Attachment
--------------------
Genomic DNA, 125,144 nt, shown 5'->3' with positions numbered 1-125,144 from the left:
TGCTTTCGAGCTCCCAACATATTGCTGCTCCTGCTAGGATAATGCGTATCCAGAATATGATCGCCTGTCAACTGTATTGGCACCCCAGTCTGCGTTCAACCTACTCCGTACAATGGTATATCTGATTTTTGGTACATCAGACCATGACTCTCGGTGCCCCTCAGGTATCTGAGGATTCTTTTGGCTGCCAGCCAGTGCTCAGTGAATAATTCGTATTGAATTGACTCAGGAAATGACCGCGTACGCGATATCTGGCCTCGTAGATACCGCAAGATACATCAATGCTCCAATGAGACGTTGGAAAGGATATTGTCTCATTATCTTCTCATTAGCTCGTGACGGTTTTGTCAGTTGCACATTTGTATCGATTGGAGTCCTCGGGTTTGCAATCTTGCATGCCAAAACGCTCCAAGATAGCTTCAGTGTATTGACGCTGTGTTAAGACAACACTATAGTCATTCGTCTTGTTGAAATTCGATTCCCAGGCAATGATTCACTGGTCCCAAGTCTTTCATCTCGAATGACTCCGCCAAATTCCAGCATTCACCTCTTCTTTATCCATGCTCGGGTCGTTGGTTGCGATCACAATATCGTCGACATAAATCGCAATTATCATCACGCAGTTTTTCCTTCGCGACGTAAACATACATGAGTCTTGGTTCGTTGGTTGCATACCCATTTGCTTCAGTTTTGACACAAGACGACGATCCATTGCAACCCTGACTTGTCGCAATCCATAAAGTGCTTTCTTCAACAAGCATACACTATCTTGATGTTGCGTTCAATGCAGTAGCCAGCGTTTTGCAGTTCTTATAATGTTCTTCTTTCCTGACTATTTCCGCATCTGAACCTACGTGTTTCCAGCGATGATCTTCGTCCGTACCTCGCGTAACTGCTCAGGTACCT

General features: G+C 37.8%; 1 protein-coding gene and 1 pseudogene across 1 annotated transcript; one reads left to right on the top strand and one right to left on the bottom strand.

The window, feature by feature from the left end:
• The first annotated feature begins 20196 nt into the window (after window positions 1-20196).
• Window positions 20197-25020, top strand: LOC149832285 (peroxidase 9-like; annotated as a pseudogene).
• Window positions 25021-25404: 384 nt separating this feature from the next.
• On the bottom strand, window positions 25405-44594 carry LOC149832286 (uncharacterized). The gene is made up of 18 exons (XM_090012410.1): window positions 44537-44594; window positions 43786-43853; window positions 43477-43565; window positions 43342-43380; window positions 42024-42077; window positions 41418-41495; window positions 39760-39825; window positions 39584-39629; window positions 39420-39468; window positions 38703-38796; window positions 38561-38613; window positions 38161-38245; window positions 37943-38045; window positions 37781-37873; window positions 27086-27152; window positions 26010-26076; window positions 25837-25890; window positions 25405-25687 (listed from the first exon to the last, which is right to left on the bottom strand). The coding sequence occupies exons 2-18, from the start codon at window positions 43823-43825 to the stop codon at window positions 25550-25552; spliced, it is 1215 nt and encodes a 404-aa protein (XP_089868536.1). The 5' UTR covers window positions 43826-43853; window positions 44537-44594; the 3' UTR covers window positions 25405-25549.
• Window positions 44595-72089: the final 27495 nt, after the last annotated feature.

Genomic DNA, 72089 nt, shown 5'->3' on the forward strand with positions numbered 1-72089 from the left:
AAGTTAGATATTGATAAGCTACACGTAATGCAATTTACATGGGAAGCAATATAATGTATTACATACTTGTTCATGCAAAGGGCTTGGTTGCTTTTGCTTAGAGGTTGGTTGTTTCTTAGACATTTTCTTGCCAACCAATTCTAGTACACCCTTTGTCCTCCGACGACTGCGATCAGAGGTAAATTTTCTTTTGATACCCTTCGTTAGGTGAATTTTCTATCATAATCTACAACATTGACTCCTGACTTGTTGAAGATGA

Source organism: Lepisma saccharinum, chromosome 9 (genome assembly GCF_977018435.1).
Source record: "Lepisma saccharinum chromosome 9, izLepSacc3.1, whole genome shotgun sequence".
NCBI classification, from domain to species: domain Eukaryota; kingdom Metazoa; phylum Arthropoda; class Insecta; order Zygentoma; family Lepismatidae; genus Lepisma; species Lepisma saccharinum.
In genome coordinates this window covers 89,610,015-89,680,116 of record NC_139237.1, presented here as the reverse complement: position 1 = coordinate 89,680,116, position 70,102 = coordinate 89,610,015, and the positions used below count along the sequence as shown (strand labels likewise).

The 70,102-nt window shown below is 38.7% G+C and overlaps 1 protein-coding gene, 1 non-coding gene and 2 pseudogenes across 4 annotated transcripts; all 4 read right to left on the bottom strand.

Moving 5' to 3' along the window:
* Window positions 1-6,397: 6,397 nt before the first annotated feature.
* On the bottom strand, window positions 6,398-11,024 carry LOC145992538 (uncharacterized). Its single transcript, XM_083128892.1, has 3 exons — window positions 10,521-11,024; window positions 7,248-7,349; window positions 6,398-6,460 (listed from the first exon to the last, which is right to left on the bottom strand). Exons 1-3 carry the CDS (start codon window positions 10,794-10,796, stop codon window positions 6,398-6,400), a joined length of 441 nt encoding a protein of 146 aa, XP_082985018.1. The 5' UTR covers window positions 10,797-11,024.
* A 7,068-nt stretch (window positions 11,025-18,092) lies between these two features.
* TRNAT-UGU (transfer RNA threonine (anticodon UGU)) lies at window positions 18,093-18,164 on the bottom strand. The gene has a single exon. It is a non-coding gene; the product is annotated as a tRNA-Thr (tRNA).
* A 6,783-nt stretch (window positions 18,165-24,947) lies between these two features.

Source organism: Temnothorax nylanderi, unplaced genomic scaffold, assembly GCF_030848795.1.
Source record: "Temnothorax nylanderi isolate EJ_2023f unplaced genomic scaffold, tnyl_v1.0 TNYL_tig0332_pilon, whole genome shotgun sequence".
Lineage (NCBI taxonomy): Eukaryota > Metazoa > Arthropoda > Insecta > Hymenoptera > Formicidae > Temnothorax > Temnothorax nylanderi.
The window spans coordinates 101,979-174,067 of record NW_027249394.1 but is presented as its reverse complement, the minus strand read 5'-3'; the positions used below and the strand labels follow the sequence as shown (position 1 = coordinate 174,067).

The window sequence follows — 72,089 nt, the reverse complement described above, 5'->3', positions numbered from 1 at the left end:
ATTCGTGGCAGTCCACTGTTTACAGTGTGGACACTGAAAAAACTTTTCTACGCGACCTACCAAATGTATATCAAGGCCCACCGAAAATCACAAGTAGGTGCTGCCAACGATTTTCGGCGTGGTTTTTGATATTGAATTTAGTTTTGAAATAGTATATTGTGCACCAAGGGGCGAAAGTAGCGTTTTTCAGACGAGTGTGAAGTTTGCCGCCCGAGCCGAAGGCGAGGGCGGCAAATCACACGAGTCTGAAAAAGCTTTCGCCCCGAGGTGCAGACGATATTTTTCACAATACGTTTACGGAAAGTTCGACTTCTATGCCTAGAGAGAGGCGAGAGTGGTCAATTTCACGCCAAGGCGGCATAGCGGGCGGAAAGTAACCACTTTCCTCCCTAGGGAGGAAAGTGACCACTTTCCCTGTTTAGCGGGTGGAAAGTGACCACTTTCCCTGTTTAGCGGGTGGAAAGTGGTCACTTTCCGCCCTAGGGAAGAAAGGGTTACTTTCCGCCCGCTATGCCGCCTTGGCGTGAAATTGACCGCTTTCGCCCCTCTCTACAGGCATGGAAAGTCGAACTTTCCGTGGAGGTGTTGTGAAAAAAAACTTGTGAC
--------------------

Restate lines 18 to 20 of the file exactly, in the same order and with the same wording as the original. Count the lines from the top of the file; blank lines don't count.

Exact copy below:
* Window positions 1-6,397: 6,397 nt before the first annotated feature.
* On the bottom strand, window positions 6,398-11,024 carry LOC145992538 (uncharacterized). Its single transcript, XM_083128892.1, has 3 exons — window positions 10,521-11,024; window positions 7,248-7,349; window positions 6,398-6,460 (listed from the first exon to the last, which is right to left on the bottom strand). Exons 1-3 carry the CDS (start codon window positions 10,794-10,796, stop codon window positions 6,398-6,400), a joined length of 441 nt encoding a protein of 146 aa, XP_082985018.1. The 5' UTR covers window positions 10,797-11,024.
* A 7,068-nt stretch (window positions 11,025-18,092) lies between these two features.